The new relationship is closely monitored by the staff of The Hotel, as well as by the Hotel Manager and her husband. They want to make sure the couple is really a couple before releasing them from The Hotel.
The Manager tells the new couple that if they have any tensions, any arguing, that they cannot resolve themselves, they will be assigned children. She says that usually helps a lot. People don’t want to argue around children.
Things do not go super smoothly with this couple, and we see them later with a daughter that looks to be about eight years old. Where did this child come from? The couple could not be the child’s biological parents because not enough time has passed for them to have an eight-year-old daughter.
Without giving too much away, there are scenes from The City. It seems to be the place where couples live. Everyone there is a couple. The police stop a few single people and basically ask for their papers. There aren’t any children present.
Now, I suppose it’s possible that The City is a place that is only for adults, and that children aren’t allowed there. Maybe the kids are in school (or daycare) when the parents go to The City. It’s also possible that all of these couples have relationships that are smooth enough that they didn’t end up being assigned children.
Later in the movie, there is a part where one of The Loners introduces a few other Loners to her parents. She doesn’t look anything like her parents, so one can assume she was an assigned child.
“The Lobster” is a movie that gives the viewer just enough story, and leaves them to imagine the parts that aren’t specifically laid out for them. The movie didn’t give me any answers about where the assigned children come from.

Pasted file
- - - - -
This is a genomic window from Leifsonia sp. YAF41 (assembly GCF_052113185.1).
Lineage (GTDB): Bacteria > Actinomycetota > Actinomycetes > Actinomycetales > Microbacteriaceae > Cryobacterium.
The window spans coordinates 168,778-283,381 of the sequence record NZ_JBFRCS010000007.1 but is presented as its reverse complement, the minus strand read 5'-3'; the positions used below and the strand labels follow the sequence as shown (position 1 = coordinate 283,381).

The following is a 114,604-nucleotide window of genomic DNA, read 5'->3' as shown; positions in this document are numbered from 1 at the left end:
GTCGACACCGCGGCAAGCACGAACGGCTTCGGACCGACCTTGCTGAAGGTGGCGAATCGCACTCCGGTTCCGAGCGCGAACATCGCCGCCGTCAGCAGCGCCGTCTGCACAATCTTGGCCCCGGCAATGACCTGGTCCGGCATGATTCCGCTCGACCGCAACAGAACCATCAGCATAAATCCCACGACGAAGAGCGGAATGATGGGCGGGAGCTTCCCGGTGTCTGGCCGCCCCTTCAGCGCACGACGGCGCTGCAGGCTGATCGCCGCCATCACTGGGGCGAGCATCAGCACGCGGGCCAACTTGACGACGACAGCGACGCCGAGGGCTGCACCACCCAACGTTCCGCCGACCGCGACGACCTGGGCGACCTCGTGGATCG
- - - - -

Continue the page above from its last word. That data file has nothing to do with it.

Here are my best guesses about that:
1. The children are “orphans”. A couple that has been assigned a child (or more than one child) breaks up. The parents become singles. In this world, people cannot be single. So, someone – maybe The Hotel – takes the children away from both parents.
This allows each parent to find a new partner, or to be turned into an animal if they are unable to find a new partner. The former parent can focus all of their attention on finding a new partner without worrying about what happened to their assigned children.
There must be a large orphanage somewhere (and it probably isn’t located in The City). The children become “orphans”. They might get assigned to new parents one day.
2. The children are from accidental pregnancies. Two people at The Hotel become a couple. They have lots of sex. They are either not using any kind of birth control, or their birth control of choice fails. The woman gets pregnant.
There are no examples in the movie of a couple that is raising their biological child together. Maybe this accidentally produced child is automatically sent to the orphanage after he or she is born. This child would one day be assigned to another couple (who need a child because they cannot resolve their differences and are arguing too much.)
It is possible that all of the adults in the movie were raised in an orphanage (until they were assigned parents). If so, then the couple with the accidental pregnancy would consider it quite normal to send their newborn to the orphanage. This society highly values couples, and places a huge stigma on single people. The society doesn’t seem to give much thought to children (or who raises them).
3. The children are “test tube babies” or clones or are produced in some way that doesn’t involve a typical pregnancy. Viewers must accept the premise that The Hotel is quite capable of turning a person into an animal. From there, it doesn’t seem too difficult to imagine that The Hotel collects DNA from the guests, and sends that DNA to a lab for the purpose of making babies.
4. The children are coming from an entirely different society that has an abundance of children and not nearly enough parents to raise them. Maybe the other society doesn’t care if people are single, or part of a couple, and also doesn’t care who decides to have sex with whom. Sometimes, a pregnancy occurs. Parents can decide for themselves if they want to raise the child or send it away for someone else to raise.
5. The children are coming from a situation that I haven’t thought of.
Where did the Children Come From in “The Lobster”? is a post written by Jen Thorpe on Book of Jen and is not allowed to be copied to other sites.